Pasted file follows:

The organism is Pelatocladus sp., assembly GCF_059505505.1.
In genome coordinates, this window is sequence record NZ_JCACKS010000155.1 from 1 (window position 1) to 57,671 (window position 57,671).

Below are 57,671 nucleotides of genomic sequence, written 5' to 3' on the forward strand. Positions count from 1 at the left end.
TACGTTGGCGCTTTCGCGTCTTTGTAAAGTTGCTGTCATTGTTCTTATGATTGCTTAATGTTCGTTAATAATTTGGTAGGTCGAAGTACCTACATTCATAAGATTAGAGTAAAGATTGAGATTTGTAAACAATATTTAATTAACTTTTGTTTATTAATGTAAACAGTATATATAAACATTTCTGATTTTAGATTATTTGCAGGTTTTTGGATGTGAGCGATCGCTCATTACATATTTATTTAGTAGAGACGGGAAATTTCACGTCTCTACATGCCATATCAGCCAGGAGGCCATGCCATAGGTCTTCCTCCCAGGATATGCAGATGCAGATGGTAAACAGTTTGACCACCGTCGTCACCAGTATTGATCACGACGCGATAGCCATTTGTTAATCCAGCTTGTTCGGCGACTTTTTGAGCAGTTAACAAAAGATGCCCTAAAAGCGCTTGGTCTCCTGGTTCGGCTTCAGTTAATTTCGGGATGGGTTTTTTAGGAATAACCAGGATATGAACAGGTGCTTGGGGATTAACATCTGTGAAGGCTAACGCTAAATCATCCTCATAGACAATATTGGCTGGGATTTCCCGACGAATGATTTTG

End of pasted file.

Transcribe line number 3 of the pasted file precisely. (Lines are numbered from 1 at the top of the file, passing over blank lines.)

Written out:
Below are 57,671 nucleotides of genomic sequence, written 5' to 3' on the forward strand. Positions count from 1 at the left end.